Wednesday, November 4, 2009
A wondrous November day. I was working in the garden! in my shirtsleeves. Wish I had a photo, but Ben was gone when I thought of it. I created a flower bed, built a rock border, and realized that my mind was at peace. It also occurred to me that it's really okay to be a gardener and not a professional woman in the work world, "contributing," and being "useful." I decided today that it was okay not to be involved in ministry, that there's nothing more useful to me or this planet, my husband, my son, (even though he's not here), my neighbors, and my mother, than to be working in the garden as much as possible.
Of course, winter is just around the corner, so not much more of this. But accomplishing this much in November was a thrill.
When Jared and I moved her 17 years ago, I was grateful to have a small plot of land over which I was the steward. Jared never got very excited about it because as an adolescent that is not where his attention was focused. His was music. And finishing school. And growing up. But I remember him helping plant fence posts, mowing, burning the tumbleweeds in the fall, shoveling snow. He was a big help.
Thursday, October 29, 2009
Sunday, October 25, 2009
Tonight we had the Community Garden Awards Banquet. That was after we did fall clean-up yesterday.
Saturday, October 24, 2009
Tuesday, October 13, 2009
Monday, October 12, 2009
Tuesday, October 6, 2009
I saw Boston's skyline today from Hingham Harbor and the town of Hull, a spit of land jutting out south of Boston Harbor. Hingham Harbor is where my ancestors, John and Mary Porter, landed in 1635 to 1640, before heading north to the Salem area.
We spent two whirlwind days with Jacquie and Barry. We met them in Marblehead, Mass., at the site of Elizabeth Goudey's grave. It was a beautiful place, overlooking the ocean, Marblehead Bay and a rocky promontory. I envisioned Elizabeth, and husband George, arriving in 1735 from Ulster, Ireland. I'm not sure they were Irish, but perhaps English, who left England seeking more religious freedom. I don't know if that's true because they left 100 years after the first pilgrims. They were the first Goudey's in America on my line. Her beautiful headstone is made of a dark granite that seemed to hold the etchings from the 18th century much better than some of the 19th century.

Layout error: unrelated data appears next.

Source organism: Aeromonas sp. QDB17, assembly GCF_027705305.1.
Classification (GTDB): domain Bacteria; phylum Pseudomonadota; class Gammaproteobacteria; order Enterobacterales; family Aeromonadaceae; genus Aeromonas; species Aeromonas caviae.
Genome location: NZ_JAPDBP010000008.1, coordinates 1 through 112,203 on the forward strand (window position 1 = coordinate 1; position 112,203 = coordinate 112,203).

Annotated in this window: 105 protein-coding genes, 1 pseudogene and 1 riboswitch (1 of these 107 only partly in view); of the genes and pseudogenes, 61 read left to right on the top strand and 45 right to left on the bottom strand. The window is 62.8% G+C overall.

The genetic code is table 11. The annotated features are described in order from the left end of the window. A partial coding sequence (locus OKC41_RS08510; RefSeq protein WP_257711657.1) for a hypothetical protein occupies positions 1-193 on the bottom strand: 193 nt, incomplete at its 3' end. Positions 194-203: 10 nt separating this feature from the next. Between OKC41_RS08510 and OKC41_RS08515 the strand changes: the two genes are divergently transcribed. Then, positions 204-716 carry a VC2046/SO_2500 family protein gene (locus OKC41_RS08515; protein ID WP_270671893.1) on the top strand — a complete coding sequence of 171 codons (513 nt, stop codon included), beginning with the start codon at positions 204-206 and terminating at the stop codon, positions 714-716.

Jacquie and Barry drove us around Marblehead and we had dinner at a pub. I had a rare low blood sugar attack, causing me to be a bit frantic. They were gracious and didn't act as if I was some kind of freak. The next day we went to Hingham Harbor and Scituate. Hingham is where John and Mary Porter arrived in 1635, the first Porters on our side in America.
Monday, October 5, 2009
Little more than half way on our trip. Drove up the South Coast of Nova Scotia on Saturday, seeing some beautiful fishing villages. We ate fish cakes and chutney at a tavern in Chester, and then drove through Halifax at night with a full moon above. We spent an hour trying to find the waterfront, just so I could say I saw it. I finally had to drive so Ben could navigate. We drove from there across the McDonald bridge. I tried to get Ben to take a photo of Halifax skyline over the water, but nothing doing. That's my job.